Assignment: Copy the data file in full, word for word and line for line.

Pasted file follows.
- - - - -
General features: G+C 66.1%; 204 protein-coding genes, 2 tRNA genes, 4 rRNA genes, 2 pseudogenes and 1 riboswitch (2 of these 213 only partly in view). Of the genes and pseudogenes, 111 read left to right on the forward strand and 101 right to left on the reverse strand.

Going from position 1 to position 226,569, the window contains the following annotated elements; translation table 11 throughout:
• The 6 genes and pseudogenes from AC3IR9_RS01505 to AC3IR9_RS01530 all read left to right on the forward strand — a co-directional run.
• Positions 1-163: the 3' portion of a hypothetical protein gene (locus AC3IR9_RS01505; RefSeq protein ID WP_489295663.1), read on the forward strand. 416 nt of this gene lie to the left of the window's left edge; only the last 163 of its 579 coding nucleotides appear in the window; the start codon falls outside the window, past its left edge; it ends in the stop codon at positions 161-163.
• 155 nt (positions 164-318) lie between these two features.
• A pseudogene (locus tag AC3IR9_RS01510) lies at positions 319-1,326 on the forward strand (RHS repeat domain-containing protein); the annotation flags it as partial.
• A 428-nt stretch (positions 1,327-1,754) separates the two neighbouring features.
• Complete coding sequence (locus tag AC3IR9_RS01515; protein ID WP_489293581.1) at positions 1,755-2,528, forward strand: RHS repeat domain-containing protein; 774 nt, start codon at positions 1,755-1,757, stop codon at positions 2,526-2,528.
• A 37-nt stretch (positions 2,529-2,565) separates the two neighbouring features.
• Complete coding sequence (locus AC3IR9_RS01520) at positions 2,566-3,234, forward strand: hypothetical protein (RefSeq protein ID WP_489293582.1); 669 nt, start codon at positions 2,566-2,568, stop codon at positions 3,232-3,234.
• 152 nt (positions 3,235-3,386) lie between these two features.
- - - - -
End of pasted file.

General features: G+C 66.1%; 204 protein-coding genes, 2 tRNA genes, 4 rRNA genes, 2 pseudogenes and 1 riboswitch (2 of these 213 only partly in view). Of the genes and pseudogenes, 111 read left to right on the forward strand and 101 right to left on the reverse strand.

Going from position 1 to position 226,569, the window contains the following annotated elements; translation table 11 throughout:
• The 6 genes and pseudogenes from AC3IR9_RS01505 to AC3IR9_RS01530 all read left to right on the forward strand — a co-directional run.
• Positions 1-163: the 3' portion of a hypothetical protein gene (locus AC3IR9_RS01505; RefSeq protein ID WP_489295663.1), read on the forward strand. 416 nt of this gene lie to the left of the window's left edge; only the last 163 of its 579 coding nucleotides appear in the window; the start codon falls outside the window, past its left edge; it ends in the stop codon at positions 161-163.
• 155 nt (positions 164-318) lie between these two features.
• A pseudogene (locus tag AC3IR9_RS01510) lies at positions 319-1,326 on the forward strand (RHS repeat domain-containing protein); the annotation flags it as partial.
• A 428-nt stretch (positions 1,327-1,754) separates the two neighbouring features.
• Complete coding sequence (locus tag AC3IR9_RS01515; protein ID WP_489293581.1) at positions 1,755-2,528, forward strand: RHS repeat domain-containing protein; 774 nt, start codon at positions 1,755-1,757, stop codon at positions 2,526-2,528.
• A 37-nt stretch (positions 2,529-2,565) separates the two neighbouring features.
• Complete coding sequence (locus AC3IR9_RS01520) at positions 2,566-3,234, forward strand: hypothetical protein (RefSeq protein ID WP_489293582.1); 669 nt, start codon at positions 2,566-2,568, stop codon at positions 3,232-3,234.
• 152 nt (positions 3,235-3,386) lie between these two features.